Thank immigrants for your ‘American’ Christmas

Greg Nash

Christmas kind of sucked for my ancestors.

The Jennings came to Massachusetts Bay Colony from England in the 1600’s. In England, Christmas had traditionally been a rollicking, raucous affair, replete with drinking and gambling and partying in the streets. 

The Puritans who founded Massachusetts didn’t much care for this largely-secular party and decided in 1659 to ban observance of Christmas altogether, imposing fines on those who took the day off, “fasted” or celebrated “in any other way.”

The tradition of Christmas as a workday would persist for quite some time (the House would meet on Christmas Day in 1797 and the Senate in 1802) and in fact, Christmas would not become a federal holiday until 1870. There would have been no Christmas tree, no wrapped presents beneath it, no singing for my ancestors — nothing of what we think of as a traditional Christmas today.

{mosads}So how did that Christmas become today’s Christmas? Immigrants.


Most of what constitutes a “traditional” American Christmas was brought over to us by immigrants, beginning with the Germans in the 1700’s. The Germans were into Christmas in a big way, having (among other things) begun the habit of bringing trees indoors and decorating them in the early 1600’s.

Apparently, the Moravians, Protestant Germans who came in the mid-to-late 1700’s were the first to do so in America. By 1856, the practice of “Christmas trees” had become so commonplace in the United States that President Franklin Pierce erected one in the White House for the first time. 

A few years later German immigrants would build 97 Orchard Street, the tenement house that is the centerpiece of the Tenement Museum I lead in New York City, to help accommodate the torrent of German immigrants streaming across the Atlantic.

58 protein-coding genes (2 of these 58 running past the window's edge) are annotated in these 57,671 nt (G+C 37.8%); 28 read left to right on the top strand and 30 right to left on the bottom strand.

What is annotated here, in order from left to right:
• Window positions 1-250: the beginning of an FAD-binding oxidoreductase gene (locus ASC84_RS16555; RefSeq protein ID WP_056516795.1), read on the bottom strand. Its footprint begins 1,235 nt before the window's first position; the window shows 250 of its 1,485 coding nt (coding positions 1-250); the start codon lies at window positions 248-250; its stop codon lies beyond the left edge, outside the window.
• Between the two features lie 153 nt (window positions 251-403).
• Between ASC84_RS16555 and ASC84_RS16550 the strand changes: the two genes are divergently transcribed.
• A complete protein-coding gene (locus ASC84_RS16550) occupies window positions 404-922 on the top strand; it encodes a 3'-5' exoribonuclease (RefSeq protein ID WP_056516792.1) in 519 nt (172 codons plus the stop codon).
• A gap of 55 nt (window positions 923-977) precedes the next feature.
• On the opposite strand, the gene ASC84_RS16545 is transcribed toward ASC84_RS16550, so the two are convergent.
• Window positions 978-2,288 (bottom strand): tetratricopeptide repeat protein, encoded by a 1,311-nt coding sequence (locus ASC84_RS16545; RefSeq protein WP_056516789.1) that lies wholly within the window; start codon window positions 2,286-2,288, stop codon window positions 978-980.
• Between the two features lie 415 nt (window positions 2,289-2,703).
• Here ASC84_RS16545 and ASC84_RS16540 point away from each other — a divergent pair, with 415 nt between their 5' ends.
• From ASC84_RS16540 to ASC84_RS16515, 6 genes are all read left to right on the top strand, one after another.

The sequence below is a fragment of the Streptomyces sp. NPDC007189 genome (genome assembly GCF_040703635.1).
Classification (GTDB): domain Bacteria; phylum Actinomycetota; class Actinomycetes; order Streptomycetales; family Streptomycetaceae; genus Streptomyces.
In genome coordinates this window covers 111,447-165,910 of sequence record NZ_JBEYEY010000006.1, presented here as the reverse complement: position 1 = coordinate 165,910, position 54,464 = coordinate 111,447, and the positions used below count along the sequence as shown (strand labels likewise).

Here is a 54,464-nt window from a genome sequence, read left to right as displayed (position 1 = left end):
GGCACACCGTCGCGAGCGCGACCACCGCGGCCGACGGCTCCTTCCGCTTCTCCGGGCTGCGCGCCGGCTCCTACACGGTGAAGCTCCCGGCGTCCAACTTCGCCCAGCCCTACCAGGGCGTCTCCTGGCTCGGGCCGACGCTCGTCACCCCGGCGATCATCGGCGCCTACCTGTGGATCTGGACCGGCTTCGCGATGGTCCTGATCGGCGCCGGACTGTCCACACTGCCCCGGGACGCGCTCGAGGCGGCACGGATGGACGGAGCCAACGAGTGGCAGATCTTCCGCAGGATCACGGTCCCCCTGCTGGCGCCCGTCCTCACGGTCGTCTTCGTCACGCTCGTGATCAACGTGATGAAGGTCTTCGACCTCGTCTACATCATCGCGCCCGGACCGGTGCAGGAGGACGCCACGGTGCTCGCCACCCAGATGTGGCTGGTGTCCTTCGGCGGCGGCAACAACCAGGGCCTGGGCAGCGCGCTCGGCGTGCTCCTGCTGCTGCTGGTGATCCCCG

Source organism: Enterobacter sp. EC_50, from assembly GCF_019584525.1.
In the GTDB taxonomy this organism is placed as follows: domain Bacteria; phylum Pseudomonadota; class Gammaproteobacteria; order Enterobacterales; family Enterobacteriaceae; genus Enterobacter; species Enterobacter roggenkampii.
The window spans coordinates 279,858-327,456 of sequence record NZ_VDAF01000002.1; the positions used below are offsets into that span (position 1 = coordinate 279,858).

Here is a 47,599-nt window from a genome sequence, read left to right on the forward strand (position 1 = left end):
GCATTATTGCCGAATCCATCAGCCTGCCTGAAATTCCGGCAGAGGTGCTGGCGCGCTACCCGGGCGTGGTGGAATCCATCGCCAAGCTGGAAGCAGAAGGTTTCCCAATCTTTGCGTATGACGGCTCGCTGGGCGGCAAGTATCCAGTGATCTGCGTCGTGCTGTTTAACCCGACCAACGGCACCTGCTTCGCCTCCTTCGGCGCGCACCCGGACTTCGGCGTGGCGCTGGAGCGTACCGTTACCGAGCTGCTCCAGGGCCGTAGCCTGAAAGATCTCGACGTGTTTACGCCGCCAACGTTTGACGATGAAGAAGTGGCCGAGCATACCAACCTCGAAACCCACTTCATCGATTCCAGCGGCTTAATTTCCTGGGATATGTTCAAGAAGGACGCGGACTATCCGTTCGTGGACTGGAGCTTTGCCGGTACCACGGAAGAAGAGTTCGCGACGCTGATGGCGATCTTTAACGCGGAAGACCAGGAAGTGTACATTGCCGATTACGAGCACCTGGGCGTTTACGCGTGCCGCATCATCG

In fact, in the 1860’s New York was the third-largest German-speaking city in the world (after Berlin and Vienna) and approximately one in four New Yorkers had been born in Germany. The Lower East Side, where the Tenement Museum is located, was in fact called “Kleine Deutschland” (“Little Germany”) because of the preponderance of Germans living in the neighborhood.

These immigrants brought with them more traditions that we associate with Christmas today, from songs (“Stille Nacht,” written in 1820 in Germany, would be translated in 1859 as “Silent Night” and would basically become the soundtrack of the holiday season ever since) to the sending of Christmas cards, popularized by German immigrant Louis Prang who printed the first card with Christmas greetings on it in the U.S. in 1875.

The Germans would soon be displaced on the Lower East Side by a flood of Jewish immigrants from eastern Europe, who would also contribute mightily to our common observances of Christmas — a holiday they did not themselves celebrate. 

If you’re dreaming of a White Christmas, you might thank Irving Berlin, who penned the famous song encouraging you to do so, for planting that ditty in your head. Berlin, born in Russia in 1898 of Jewish parents, came to New York as a child and began a prolific songwriting career that generated many of the standards we still hum today, including “God Bless America” and “White Christmas.” 

Berlin was hardly the only Jewish songwriter to crank out a Christmas classic: in fact, when the American Society of Composers, Authors, and Publishers posted its list of the best 30 Christmas songs ever written in 2014, half of them (including seven of the top 10) had either a Jewish composer or lyricist. Another Russian émigré, George Balanchine, would create one of our most cherished Christmas traditions, The Nutcracker ballet, in 1954.

We often think of immigration this way: immigrants come to America, get submerged in the melting pot, and come out “American.” What this oversimplified version of history obscures is the fact that much of what we now think of as American was created out of the traditions immigrants brought with them to this New World.

It wasn’t a one-way street where “foreigners” came here and learned “our culture.” it was an exchange where the traditions of immigrants became “our culture.” Christmas is but one example where the contributions of immigrants shaped a holiday that became “American.”

So, if you’re enjoying Christmas traditions like trimming a tree or sending and receiving cards or singing along to “Silent Night” and “White Christmas” or an outing to The Nutcracker, you’ve got an immigrant to thank for that. Personally, I’ll be giving thanks this Christmas for immigrants because — thanks to them — my Christmas beats the crap out of that of my ancestors.

Kevin Jennings is president of the Tenement Museum, which focuses on America’s urban immigrant history.

Tags Christmas Christmas traditions immigrants Immigration Kevin Jennings

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